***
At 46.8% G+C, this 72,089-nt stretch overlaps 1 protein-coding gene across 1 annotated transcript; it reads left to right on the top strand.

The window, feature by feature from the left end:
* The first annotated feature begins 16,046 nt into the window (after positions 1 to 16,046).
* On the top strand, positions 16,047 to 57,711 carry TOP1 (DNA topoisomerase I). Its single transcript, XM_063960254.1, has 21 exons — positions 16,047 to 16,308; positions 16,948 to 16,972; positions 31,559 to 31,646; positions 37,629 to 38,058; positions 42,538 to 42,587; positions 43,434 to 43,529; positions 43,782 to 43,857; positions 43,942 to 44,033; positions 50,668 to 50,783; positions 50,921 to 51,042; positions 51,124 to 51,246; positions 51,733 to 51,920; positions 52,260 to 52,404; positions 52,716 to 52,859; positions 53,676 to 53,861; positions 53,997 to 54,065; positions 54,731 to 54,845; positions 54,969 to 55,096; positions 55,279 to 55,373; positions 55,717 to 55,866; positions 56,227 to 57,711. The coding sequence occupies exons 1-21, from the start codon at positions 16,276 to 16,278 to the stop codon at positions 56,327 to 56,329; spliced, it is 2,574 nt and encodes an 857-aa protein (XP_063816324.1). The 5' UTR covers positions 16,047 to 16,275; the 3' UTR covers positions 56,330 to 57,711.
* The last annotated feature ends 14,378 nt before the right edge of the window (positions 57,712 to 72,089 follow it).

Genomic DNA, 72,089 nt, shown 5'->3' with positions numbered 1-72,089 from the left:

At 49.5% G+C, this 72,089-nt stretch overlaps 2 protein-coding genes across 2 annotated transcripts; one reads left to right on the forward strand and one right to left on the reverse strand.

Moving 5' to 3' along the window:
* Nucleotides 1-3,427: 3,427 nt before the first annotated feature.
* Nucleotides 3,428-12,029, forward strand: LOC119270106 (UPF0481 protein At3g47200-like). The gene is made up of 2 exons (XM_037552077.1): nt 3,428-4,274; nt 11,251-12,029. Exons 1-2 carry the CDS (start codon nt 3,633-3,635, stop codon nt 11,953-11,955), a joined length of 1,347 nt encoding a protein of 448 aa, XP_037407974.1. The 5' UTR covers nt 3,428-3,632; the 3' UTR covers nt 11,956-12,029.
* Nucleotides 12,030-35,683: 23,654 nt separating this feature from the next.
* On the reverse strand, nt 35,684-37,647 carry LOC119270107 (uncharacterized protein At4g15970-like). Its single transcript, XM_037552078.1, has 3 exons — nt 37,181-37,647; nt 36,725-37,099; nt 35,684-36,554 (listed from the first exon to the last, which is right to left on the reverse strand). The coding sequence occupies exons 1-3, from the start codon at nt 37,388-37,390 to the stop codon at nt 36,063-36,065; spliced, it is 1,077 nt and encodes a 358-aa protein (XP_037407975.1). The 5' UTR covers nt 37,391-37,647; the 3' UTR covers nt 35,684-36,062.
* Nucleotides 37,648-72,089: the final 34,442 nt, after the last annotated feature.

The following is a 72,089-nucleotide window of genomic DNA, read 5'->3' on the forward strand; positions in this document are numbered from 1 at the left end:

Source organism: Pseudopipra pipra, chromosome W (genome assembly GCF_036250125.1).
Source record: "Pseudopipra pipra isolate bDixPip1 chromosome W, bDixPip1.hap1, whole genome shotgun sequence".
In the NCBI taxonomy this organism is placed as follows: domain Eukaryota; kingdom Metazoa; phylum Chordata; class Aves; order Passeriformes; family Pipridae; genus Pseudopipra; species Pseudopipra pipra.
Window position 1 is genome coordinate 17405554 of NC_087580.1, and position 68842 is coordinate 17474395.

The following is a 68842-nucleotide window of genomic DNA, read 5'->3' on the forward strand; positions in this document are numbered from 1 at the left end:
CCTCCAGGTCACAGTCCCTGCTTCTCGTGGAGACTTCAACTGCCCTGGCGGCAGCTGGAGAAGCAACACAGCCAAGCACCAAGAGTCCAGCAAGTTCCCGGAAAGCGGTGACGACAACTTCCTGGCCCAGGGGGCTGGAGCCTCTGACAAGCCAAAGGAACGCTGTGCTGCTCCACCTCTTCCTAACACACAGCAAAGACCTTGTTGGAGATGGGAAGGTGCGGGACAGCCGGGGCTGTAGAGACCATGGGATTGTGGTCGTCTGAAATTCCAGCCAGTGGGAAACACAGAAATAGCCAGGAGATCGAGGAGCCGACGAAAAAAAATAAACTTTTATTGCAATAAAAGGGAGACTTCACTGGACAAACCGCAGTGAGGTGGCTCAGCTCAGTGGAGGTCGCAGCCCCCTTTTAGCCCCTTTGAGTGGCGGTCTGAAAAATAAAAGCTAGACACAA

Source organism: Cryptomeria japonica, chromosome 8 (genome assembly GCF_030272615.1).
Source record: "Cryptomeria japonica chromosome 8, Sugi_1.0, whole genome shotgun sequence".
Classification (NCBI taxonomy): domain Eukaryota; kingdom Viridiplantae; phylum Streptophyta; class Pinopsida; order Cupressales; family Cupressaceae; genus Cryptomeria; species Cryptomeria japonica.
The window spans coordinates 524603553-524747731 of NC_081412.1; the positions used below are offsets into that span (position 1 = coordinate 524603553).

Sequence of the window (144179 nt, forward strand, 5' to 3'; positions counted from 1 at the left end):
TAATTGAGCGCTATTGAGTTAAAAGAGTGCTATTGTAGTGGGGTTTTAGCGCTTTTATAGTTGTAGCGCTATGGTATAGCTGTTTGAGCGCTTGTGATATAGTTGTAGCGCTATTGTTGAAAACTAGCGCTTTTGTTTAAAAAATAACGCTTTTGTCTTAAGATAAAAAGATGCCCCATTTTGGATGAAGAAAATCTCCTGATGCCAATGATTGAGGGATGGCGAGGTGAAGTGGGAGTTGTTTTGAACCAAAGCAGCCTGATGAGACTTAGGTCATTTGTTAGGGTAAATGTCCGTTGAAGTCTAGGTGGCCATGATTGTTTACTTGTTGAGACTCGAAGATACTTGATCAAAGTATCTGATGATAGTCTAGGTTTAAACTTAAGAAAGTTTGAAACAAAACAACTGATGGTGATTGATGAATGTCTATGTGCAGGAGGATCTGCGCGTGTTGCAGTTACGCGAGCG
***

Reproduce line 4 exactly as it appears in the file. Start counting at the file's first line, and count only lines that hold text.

* On the top strand, positions 16,047 to 57,711 carry TOP1 (DNA topoisomerase I). Its single transcript, XM_063960254.1, has 21 exons — positions 16,047 to 16,308; positions 16,948 to 16,972; positions 31,559 to 31,646; positions 37,629 to 38,058; positions 42,538 to 42,587; positions 43,434 to 43,529; positions 43,782 to 43,857; positions 43,942 to 44,033; positions 50,668 to 50,783; positions 50,921 to 51,042; positions 51,124 to 51,246; positions 51,733 to 51,920; positions 52,260 to 52,404; positions 52,716 to 52,859; positions 53,676 to 53,861; positions 53,997 to 54,065; positions 54,731 to 54,845; positions 54,969 to 55,096; positions 55,279 to 55,373; positions 55,717 to 55,866; positions 56,227 to 57,711. The coding sequence occupies exons 1-21, from the start codon at positions 16,276 to 16,278 to the stop codon at positions 56,327 to 56,329; spliced, it is 2,574 nt and encodes an 857-aa protein (XP_063816324.1). The 5' UTR covers positions 16,047 to 16,275; the 3' UTR covers positions 56,330 to 57,711.